Latest in Science

Image credit: AFTAU

Temporary nanotech 'tattoos' can track your facial expressions

The device could find its way into everything from research tools to artificial limbs.
1651 Shares
Share
Tweet
Share

Sponsored Links

Wired, electronic temporary tattoos may have started off as fun novelties, but a new type of stick-on, nanotech "tattoo" has already found some practical medical applications. According to a new study published in the journal Scientific Reports, researchers from Tel Aviv University have developed a thin, non-invasive carbon electrode that can be placed on the skin to measure muscle and nerve activity and could soon be used to help restore damaged tissue.

According to the American Friends of Tel Aviv University, the electrode's developer Professor Yael Hanein created the device as an alternative to electromyography -- an "uncomfortable and unpleasant medical procedure" that requires electrodes stuck directly into muscle tissue or unseemly surface electrodes and sticky gel. "Our tattoo permits patients to carry on with their daily routines, while the electrode monitors their muscle and nerve activity," Prof. Hanein explained. "The idea is: stick it on and forget about it."

Beyond rehabilitation, Hanein believes the device could be used to study emotional responses by tracking a user's facial expressions through the electrical signals in their facial muscles. While other researchers study emotions through facial recognition software or even low-tech solutions like subjective questionnaires, Prof. Hanein's thinks her team has come up with a much more convenient solution. "The ability to identify and map people's emotions has many potential uses," Prof. Hanein said. "Advertisers, pollsters, media professionals, and others — all want to test people's reactions to various products and situations."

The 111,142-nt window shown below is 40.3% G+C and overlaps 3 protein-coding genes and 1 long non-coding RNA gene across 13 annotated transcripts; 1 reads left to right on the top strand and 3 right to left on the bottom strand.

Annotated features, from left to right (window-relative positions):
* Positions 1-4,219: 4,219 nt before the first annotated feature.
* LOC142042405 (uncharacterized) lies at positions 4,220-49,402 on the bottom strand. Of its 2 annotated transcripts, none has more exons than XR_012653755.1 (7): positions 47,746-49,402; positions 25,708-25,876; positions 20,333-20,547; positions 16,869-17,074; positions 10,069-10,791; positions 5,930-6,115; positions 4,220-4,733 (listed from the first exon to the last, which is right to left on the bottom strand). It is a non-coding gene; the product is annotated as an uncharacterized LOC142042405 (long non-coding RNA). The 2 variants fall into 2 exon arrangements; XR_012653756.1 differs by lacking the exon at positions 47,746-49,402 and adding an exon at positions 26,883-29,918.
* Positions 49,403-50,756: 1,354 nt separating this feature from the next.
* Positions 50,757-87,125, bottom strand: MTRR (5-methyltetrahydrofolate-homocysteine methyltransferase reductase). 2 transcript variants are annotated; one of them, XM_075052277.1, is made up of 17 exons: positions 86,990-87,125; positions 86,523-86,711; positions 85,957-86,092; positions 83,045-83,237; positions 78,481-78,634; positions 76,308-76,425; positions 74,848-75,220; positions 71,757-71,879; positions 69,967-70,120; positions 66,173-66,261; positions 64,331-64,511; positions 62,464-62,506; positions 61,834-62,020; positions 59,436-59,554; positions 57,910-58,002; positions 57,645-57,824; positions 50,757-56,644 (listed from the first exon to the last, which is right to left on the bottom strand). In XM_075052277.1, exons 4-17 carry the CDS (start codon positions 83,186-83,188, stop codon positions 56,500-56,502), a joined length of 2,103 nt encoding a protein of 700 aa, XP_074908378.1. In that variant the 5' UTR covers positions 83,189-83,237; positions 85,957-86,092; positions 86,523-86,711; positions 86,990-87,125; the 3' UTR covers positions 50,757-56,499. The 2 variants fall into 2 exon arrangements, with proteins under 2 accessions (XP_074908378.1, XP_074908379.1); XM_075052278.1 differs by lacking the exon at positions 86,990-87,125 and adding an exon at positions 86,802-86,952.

While the prospect of an advertiser tracking your cheek's every twitch might be a little overwhelming, Prof. Henein also sees her device being put to use to monitor driver alertness, to improve muscle control in stroke victims or even to use it as an interface for amputees to control artificial limbs.

All products recommended by Engadget are selected by our editorial team, independent of our parent company. Some of our stories include affiliate links. If you buy something through one of these links, we may earn an affiliate commission.
Comment
Comments
Share
1651 Shares
Share
Tweet
Share

Popular on Engadget

Lime knows when you're riding its scooters on the sidewalk

Lime knows when you're riding its scooters on the sidewalk

View
Google Translate is getting a transcribe mode for lectures, speeches

Google Translate is getting a transcribe mode for lectures, speeches

View
Google's latest stab at messaging may be an all-in-one business app

Google's latest stab at messaging may be an all-in-one business app

View
Mini's 2020 Cooper SE zips around town powered by electrons

Mini's 2020 Cooper SE zips around town powered by electrons

View
'Destiny 2' is offline as Bungie tries to fix a data-erasing bug (updated)

'Destiny 2' is offline as Bungie tries to fix a data-erasing bug (updated)

View

From around the web

Page 1Page 1ear iconeye iconFill 23text filevr